Asthma tech: You’re doing it RIGHT

Asthma and technology

Sometimes writing about creating change for the asthma community is a bit like shouting into a black hole (or at a cloud)—or at the very least preaching to the choir.

Today is actually NOT one of those days. AND it even has to do with one of my favorite-ever subjects: technology and quantified self! (If you’re a regular around here, you may remember such previous episodes as Hi, I’m a patient: Talk to me!“It’s Just a Prototype”, and Show me what you’ve got: More than a prototype.

asthma-tech

A few weeks back, Strados Labs in Philly started following me on Twitter. I replied to their direct message (DM) but didn’t think much of it. After all, Twitter bots are everywhere and so are startups, right? For some reason though I was intrigued and actually replied to the DM.

Later at night, at midnight in Philadelphia, I get a DM back from Nick, co-founder of Strados Labs. For background, last year I wrote a piece for Asthma.Net ranking the asthma apps that are out there.

“We use your asthma app evaluation as a benchmark for what we should be focusing on for a UX [user experience design] side.”

NICK. WHAT?!?!? YOU DO WHAT?!?!

That was my brain. These people use my app ranking criteria on their own in-development app?! Fortunately my typing fingers are more business-like somehow. Nick told me he’d sent me an e-mail so OFF I WENT ALL PROFESSIONAL-LIKE. (Except not at all, it was full speed ahead to the old gmail!)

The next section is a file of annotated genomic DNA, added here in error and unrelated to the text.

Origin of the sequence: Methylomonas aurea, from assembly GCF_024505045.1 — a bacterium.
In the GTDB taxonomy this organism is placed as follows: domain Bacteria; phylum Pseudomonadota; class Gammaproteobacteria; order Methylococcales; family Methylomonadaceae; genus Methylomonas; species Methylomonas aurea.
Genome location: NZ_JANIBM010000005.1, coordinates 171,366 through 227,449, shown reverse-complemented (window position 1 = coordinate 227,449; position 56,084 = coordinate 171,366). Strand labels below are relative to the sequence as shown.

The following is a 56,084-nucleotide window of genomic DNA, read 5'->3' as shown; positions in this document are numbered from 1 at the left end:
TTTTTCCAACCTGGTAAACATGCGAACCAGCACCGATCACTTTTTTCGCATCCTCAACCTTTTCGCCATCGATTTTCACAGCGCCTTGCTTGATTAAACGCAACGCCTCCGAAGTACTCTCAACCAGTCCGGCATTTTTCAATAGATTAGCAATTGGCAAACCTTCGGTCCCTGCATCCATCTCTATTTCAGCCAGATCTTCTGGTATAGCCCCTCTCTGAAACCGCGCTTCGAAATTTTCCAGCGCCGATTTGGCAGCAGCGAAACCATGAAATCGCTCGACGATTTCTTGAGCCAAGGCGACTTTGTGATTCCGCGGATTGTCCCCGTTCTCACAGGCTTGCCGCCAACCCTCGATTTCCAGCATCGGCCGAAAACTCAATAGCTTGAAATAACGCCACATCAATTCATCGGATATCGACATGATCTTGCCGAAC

NICK CAN WE BE BEST FRiENDS?

Well, I actually said, “Hey Nick! Great to hear from you. I’m flexible tomorrow for a call.”

Because, you know, I emulate professionalism alright.

People. This was NOT an OLD MAN YELLS AT CLOUD! night. Because:

  • a. Strados is developing something that is brand new to the consumer asthma space—a wearable with sensors as well as the ability to detect the sound of your inhaler (…which you’d then confirm which one you used. Also because hanging out with other asthmatics could get interesting.)
  • b. Nick actually has asthma, so he gets major bonus points for developing in the asthma space (also he’s walking around with things stuck to himself to figure out a comfortable sensor—hollaaa.)
  • and

  • c. 12 hours later I had a call coming in on my cell phone from Nick.

We covered a ridiculous amount of ground in 54 minutes (because I’m a nerd, it was the funnest 54 minutes of my day). We talked about the Pulmawear project, asthma in general, the deal with Canadian healthcare, and cross-border shipping.

He’s already made good on this promise:

We are always observing and gathering information from our stakeholders in order to learn what we should do differently in order to satisfy the greatest amount of people within the asthma community. The idea is that once we know who we’re selling our product to, our product will be easily scalable.

(From Strados Labs About Page)

Asthma tech: you’re doing it RIGHT. 

Nick and his team are looking for feedback—check out this link to learn more about the Pulmawear device, and provide them your thoughts. The fact that this is actually new for a non-clinical setting and will—hopefully—be affordable could be a game-changer for asthma.

In the meantime, Nick, if you need me to stick stuff to myself in the name of advancing asthma technology… you know where to find me! (Seriously… You had me at Quantified Self.)

Asthma.net or Health-union.com is not affiliated with Strados Labs or it’s work

This article represents the opinions, thoughts, and experiences of the author; none of this content has been paid for by any advertiser. The Asthma.net team does not recommend or endorse any products or treatments discussed herein. Learn more about how we maintain editorial integrity here.

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